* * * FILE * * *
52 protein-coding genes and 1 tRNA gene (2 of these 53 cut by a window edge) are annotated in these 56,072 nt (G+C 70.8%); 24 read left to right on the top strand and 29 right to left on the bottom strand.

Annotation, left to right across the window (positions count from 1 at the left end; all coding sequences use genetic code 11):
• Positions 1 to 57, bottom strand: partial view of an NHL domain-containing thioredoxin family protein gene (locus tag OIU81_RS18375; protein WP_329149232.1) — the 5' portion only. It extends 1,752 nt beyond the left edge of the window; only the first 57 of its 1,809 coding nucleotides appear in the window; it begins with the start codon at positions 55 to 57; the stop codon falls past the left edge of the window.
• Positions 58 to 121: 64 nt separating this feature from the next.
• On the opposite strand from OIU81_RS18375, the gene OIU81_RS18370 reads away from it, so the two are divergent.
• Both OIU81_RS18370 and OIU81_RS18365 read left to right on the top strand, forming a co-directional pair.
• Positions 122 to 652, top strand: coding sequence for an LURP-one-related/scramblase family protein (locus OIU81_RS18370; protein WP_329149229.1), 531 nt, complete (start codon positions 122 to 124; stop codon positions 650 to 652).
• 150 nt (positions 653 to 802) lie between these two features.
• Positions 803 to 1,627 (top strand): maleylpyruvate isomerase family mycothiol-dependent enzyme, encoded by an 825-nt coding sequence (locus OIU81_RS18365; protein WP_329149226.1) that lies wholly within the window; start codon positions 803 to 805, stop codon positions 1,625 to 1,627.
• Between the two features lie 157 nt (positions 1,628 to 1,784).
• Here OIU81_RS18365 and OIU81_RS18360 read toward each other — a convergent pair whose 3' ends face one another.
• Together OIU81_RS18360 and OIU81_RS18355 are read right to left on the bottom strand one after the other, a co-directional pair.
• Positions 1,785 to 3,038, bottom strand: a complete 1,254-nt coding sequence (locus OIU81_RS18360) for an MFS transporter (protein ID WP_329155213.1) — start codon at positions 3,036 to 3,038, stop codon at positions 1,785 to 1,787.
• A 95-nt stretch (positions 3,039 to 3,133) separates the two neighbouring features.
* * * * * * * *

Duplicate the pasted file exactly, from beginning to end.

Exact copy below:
52 protein-coding genes and 1 tRNA gene (2 of these 53 cut by a window edge) are annotated in these 56,072 nt (G+C 70.8%); 24 read left to right on the top strand and 29 right to left on the bottom strand.

Annotation, left to right across the window (positions count from 1 at the left end; all coding sequences use genetic code 11):
• Positions 1 to 57, bottom strand: partial view of an NHL domain-containing thioredoxin family protein gene (locus tag OIU81_RS18375; protein WP_329149232.1) — the 5' portion only. It extends 1,752 nt beyond the left edge of the window; only the first 57 of its 1,809 coding nucleotides appear in the window; it begins with the start codon at positions 55 to 57; the stop codon falls past the left edge of the window.
• Positions 58 to 121: 64 nt separating this feature from the next.
• On the opposite strand from OIU81_RS18375, the gene OIU81_RS18370 reads away from it, so the two are divergent.
• Both OIU81_RS18370 and OIU81_RS18365 read left to right on the top strand, forming a co-directional pair.
• Positions 122 to 652, top strand: coding sequence for an LURP-one-related/scramblase family protein (locus OIU81_RS18370; protein WP_329149229.1), 531 nt, complete (start codon positions 122 to 124; stop codon positions 650 to 652).
• 150 nt (positions 653 to 802) lie between these two features.
• Positions 803 to 1,627 (top strand): maleylpyruvate isomerase family mycothiol-dependent enzyme, encoded by an 825-nt coding sequence (locus OIU81_RS18365; protein WP_329149226.1) that lies wholly within the window; start codon positions 803 to 805, stop codon positions 1,625 to 1,627.
• Between the two features lie 157 nt (positions 1,628 to 1,784).
• Here OIU81_RS18365 and OIU81_RS18360 read toward each other — a convergent pair whose 3' ends face one another.
• Together OIU81_RS18360 and OIU81_RS18355 are read right to left on the bottom strand one after the other, a co-directional pair.
• Positions 1,785 to 3,038, bottom strand: a complete 1,254-nt coding sequence (locus OIU81_RS18360) for an MFS transporter (protein ID WP_329155213.1) — start codon at positions 3,036 to 3,038, stop codon at positions 1,785 to 1,787.
• A 95-nt stretch (positions 3,039 to 3,133) separates the two neighbouring features.